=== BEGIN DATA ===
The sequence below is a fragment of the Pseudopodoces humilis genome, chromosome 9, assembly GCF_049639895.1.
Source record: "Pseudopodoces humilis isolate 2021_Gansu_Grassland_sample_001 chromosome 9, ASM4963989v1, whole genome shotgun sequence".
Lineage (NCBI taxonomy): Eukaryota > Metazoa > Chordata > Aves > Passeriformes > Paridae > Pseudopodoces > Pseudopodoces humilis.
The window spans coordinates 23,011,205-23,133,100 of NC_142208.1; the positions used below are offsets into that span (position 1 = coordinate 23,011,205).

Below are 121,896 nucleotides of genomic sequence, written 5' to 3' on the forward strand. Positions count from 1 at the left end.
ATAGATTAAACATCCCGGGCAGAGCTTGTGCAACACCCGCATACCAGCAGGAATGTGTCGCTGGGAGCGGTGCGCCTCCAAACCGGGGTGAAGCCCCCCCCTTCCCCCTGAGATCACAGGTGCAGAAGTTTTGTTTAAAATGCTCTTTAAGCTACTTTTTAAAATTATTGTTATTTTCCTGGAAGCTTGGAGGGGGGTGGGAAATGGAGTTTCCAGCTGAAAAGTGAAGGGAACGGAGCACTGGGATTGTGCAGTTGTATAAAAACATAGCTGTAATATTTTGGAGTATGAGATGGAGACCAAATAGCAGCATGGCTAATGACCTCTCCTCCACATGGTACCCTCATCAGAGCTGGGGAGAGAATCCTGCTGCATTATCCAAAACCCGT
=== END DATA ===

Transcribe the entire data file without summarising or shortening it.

The sequence below is a fragment of the Pseudopodoces humilis genome, chromosome 9, assembly GCF_049639895.1.
Source record: "Pseudopodoces humilis isolate 2021_Gansu_Grassland_sample_001 chromosome 9, ASM4963989v1, whole genome shotgun sequence".
Lineage (NCBI taxonomy): Eukaryota > Metazoa > Chordata > Aves > Passeriformes > Paridae > Pseudopodoces > Pseudopodoces humilis.
The window spans coordinates 23,011,205-23,133,100 of NC_142208.1; the positions used below are offsets into that span (position 1 = coordinate 23,011,205).

Below are 121,896 nucleotides of genomic sequence, written 5' to 3' on the forward strand. Positions count from 1 at the left end.
ATAGATTAAACATCCCGGGCAGAGCTTGTGCAACACCCGCATACCAGCAGGAATGTGTCGCTGGGAGCGGTGCGCCTCCAAACCGGGGTGAAGCCCCCCCCTTCCCCCTGAGATCACAGGTGCAGAAGTTTTGTTTAAAATGCTCTTTAAGCTACTTTTTAAAATTATTGTTATTTTCCTGGAAGCTTGGAGGGGGGTGGGAAATGGAGTTTCCAGCTGAAAAGTGAAGGGAACGGAGCACTGGGATTGTGCAGTTGTATAAAAACATAGCTGTAATATTTTGGAGTATGAGATGGAGACCAAATAGCAGCATGGCTAATGACCTCTCCTCCACATGGTACCCTCATCAGAGCTGGGGAGAGAATCCTGCTGCATTATCCAAAACCCGT